Disability pride

July 2020 is the first ever Disability Pride Month – timed to coincide with the 30th anniversary of the landmark Americans with Disabilities Act.

When I saw the first few Disability Pride tweets pop up I was surprised – we very rarely get this kind of acknowledgement of the disability movement – and a little uncomfortable: I wasn’t sure we should be co-opting the language of our LGBTQ counterparts.

I still haven’t squared that circle, and I’m not sure whether another word could be used, but as I have thought about it over the last 28 days I have come round to the idea that we should have some form of ‘pride’ for disability: a recognisable and empowering symbol through which to raise our voices.

I came to this conclusion by realising that I am indeed proud – in the traditional sense of the word – of disability. I am proud of my own success in overcoming the many, many barriers ableism has built in my way, but more importantly I am proud of the movement, what it represents and what it has achieved.

The disability community is my community.

It is where I am safe. It is where people do not require a ten minute explanation. It is where people understand the exhaustion you sometimes feel with ableism and care issues, inaccessibility and pain – but where precisely no one feels sorry for you.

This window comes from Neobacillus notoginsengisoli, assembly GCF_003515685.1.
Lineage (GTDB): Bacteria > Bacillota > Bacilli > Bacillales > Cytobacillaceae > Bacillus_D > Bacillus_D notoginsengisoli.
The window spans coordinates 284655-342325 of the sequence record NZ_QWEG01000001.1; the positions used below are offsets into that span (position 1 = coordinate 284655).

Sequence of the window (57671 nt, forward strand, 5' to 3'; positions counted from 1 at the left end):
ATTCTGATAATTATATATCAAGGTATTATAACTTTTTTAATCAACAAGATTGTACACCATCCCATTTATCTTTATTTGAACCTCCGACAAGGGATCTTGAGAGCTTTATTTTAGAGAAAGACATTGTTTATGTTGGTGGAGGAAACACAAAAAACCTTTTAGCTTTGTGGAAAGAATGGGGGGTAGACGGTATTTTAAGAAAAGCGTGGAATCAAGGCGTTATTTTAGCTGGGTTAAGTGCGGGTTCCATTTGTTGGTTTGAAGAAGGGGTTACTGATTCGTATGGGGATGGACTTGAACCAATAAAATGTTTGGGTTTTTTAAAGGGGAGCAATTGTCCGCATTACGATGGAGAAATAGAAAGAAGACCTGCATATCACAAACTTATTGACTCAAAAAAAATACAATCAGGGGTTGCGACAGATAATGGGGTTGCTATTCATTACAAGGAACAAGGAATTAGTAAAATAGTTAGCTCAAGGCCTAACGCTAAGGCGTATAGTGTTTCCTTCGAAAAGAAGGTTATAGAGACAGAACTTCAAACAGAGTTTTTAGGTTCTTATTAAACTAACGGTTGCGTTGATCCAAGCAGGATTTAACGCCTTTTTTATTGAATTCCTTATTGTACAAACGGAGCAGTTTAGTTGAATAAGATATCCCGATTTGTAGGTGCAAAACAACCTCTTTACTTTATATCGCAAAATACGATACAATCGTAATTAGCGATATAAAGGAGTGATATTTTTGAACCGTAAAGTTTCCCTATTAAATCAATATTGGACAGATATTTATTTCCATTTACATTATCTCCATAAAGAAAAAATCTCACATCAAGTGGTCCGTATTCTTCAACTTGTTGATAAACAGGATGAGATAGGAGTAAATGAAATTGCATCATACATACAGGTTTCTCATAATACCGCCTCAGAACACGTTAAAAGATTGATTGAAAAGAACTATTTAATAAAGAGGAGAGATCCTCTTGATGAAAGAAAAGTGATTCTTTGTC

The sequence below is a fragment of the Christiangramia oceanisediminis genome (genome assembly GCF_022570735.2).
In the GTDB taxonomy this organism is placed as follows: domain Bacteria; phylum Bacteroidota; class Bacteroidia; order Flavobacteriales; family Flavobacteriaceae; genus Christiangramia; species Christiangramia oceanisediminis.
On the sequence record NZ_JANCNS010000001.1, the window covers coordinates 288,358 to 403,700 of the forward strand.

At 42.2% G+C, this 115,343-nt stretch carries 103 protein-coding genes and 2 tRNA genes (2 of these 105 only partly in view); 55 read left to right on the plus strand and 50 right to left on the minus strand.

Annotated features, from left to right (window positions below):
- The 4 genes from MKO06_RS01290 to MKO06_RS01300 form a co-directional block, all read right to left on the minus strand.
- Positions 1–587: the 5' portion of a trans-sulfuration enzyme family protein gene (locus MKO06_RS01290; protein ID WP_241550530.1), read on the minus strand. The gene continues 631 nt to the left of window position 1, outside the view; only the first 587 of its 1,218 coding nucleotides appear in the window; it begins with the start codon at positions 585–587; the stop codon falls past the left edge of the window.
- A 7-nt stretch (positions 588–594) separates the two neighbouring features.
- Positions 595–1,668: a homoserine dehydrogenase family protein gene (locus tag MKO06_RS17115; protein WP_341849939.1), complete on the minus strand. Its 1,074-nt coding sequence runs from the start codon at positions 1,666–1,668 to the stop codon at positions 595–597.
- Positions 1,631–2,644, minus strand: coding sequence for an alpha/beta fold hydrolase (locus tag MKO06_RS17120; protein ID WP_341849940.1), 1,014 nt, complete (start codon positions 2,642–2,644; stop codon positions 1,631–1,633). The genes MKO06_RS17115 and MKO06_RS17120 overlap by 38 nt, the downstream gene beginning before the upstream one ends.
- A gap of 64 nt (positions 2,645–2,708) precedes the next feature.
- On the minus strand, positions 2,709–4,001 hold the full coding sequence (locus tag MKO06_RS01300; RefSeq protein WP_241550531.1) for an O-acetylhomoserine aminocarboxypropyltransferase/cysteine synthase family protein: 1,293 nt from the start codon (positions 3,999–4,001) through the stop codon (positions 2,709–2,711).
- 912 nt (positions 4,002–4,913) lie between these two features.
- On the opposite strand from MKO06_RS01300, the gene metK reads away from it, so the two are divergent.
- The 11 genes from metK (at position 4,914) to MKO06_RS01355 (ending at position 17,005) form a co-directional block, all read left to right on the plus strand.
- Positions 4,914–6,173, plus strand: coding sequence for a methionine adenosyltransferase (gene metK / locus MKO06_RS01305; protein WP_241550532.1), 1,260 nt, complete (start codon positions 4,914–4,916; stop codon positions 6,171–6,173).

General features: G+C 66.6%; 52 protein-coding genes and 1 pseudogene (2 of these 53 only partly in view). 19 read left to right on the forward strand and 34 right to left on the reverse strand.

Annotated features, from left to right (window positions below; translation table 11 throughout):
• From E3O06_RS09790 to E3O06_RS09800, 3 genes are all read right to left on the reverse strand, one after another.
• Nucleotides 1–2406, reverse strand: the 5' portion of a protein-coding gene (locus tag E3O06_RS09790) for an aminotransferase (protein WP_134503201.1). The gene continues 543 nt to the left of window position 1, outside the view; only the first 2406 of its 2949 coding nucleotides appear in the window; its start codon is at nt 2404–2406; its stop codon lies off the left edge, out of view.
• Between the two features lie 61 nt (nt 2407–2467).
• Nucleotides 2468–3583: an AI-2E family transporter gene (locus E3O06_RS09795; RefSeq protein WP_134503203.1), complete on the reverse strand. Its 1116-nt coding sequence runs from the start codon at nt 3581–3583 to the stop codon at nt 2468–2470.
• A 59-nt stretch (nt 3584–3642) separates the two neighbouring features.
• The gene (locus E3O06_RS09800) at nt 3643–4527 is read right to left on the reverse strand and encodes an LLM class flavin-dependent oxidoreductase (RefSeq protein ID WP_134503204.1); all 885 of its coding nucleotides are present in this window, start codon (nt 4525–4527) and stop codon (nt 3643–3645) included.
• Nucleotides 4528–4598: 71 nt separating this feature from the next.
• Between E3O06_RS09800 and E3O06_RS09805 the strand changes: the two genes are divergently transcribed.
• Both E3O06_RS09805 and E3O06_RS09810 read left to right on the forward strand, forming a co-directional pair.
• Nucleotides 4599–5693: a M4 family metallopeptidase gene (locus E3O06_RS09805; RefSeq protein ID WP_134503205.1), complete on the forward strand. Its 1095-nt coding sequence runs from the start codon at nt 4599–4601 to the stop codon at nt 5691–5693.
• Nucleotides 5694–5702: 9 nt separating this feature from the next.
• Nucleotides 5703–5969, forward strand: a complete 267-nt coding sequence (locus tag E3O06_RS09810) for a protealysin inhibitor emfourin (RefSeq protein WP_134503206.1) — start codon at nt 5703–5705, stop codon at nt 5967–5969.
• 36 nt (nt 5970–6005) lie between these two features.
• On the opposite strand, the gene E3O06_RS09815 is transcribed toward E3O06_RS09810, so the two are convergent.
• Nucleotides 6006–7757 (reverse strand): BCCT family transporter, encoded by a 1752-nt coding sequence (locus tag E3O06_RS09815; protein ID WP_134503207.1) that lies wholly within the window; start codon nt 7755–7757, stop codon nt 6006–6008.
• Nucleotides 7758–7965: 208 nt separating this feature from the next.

It is where I really, really laugh.

If you had told me this when I first started this blog 10 (10!) years ago, I wouldn’t have disagreed with you, I just wouldn’t have known what you meant. I had never had a disabled friend, had almost never seen someone like me in the media, had no real role models to look up to. The concept of having pride in a body I saw as faulty and marking me out as ‘different’ simply would not have made sense.

As luck would have it, all that would soon change. I would discover Twitter and its activists; disabled writers and journalists would start to become a little more visible. Many of the latter are now, incredibly, my colleagues, and slowly we are starting to change the conversation.

And, most importantly, I would make disabled friends. They are, let’s be honest, among some of my favourite people in the world, and I’m pretty sure they know who they are.

I found my place.

I often wonder whether I would have the same mental health issues now if I had found it sooner.

When I hated my body, these were the people who showed me the problem was not mine but society’s. When I dreaded independence from my parents – or feared it wasn’t possible – they were the ones who showed me the way. When I feared not being able to do all the things I wanted to do, they were the ones who said, convincingly: of course you can.

Along the way they have raised my voice, supported me at work, and helped me find an identity.

The disabled community is such a thing to be proud of. These are people who challenge injustice, offer friendship, create solidarity – and tell the best, most outrageous jokes.

Disability pride? Count me in.

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